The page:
HMRC has published information on the use of unfunded pension arrangements which are set up in an attempt to avoid corporation tax, income tax and National Insurance (“NI”) contributions.

If you think you have put in place such an unfunded pension arrangement, or are considering setting up an unfunded pension arrangement in the future, you may find the information helpful in understanding the tax treatment that will be applied to that arrangement.

What do these arrangements look like?

A company enters into an agreement with its director to give that director rights to receive a pension from the company in future, but due to the structure HMRC believes the pension is never likely to be paid to the director. The company claims a corporation tax deduction.

Many arrangements involve the company then transferring its obligation to pay the director a pension in the future to a third party (often a relative of the director or another director of the same company), in exchange for a payment to the third party. The company claims that the arrangements result in the director, or the third party, receiving funds from the company with no immediately liability to income tax and NI contributions.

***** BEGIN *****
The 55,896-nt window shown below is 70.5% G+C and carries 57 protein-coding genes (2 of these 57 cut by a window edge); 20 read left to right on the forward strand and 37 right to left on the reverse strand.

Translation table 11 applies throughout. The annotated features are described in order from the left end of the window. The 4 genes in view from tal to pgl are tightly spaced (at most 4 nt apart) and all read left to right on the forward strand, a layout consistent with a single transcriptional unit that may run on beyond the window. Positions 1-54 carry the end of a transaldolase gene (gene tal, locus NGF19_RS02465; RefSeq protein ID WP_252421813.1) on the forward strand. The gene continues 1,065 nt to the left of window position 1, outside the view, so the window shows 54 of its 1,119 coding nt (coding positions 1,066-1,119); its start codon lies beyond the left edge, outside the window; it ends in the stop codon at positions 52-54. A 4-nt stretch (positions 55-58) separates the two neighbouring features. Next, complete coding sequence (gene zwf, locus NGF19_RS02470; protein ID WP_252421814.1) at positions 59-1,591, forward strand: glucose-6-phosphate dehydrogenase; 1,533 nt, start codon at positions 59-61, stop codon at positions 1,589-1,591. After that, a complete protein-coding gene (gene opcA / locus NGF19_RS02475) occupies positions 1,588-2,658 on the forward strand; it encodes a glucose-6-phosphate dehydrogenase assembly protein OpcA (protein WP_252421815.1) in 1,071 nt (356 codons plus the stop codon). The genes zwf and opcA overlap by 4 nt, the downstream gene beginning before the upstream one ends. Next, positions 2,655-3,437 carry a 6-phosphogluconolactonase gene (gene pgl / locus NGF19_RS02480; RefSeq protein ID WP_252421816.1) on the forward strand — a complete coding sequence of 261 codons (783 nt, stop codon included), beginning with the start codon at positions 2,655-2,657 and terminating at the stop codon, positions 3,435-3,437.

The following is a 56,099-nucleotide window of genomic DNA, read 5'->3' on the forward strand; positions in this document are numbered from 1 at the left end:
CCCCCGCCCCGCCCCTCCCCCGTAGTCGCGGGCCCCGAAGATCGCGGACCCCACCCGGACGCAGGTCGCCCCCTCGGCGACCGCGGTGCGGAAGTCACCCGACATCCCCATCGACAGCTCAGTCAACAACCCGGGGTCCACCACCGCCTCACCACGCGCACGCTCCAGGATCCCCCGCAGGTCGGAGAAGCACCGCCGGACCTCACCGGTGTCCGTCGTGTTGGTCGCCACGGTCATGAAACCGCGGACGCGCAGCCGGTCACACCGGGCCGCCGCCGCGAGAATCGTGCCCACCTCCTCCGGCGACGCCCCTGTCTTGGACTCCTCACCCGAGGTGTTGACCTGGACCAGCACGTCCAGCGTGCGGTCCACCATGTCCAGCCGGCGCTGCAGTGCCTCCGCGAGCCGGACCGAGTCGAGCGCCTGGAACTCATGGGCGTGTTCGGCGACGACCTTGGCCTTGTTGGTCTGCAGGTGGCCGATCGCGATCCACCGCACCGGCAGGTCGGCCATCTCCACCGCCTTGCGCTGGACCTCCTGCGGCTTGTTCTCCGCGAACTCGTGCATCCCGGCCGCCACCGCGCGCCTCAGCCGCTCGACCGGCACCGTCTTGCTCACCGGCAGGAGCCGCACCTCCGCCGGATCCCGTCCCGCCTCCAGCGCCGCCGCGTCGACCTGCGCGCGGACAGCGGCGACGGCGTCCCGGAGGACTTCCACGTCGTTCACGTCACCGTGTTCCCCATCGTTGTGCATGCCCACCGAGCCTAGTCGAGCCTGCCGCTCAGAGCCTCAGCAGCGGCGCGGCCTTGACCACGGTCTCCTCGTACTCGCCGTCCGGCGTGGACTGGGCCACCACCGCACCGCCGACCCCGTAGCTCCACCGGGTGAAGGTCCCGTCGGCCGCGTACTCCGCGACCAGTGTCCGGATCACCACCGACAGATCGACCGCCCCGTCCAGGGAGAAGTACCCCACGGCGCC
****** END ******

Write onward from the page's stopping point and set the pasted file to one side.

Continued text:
What will HMRC do to users of such arrangements?

HMRC will investigate the tax affairs of all users of such arrangements, with the following potential outcomes:

  • No corporation tax relief because the expense recognised in the company accounts may not be in accordance with generally accepted accounting principles (GAAP), or for other reasons.
  • Where the arrangements involve transferring the obligation to a third party, additional income tax and NI contributions may be due from the company and company directors, along with other tax charges.
  • A penalty for submitting an inaccurate tax return to HMRC.
  • A 60% General Anti-Abuse Rule (GAAR) penalty.
  • Interest on any tax paid after the statutory due date.

What should you do if you are using such an arrangement?

HMRC strongly advises users to withdraw from any applicable arrangement and settle their tax affairs to avoid having to pay a large tax bill. HMRC notes that this will avoid the costs of investigation and litigation, and will minimise interest and applicable penalty charges on tax that should have been paid. HMRC is willing to negotiate an appropriate timetable for payments.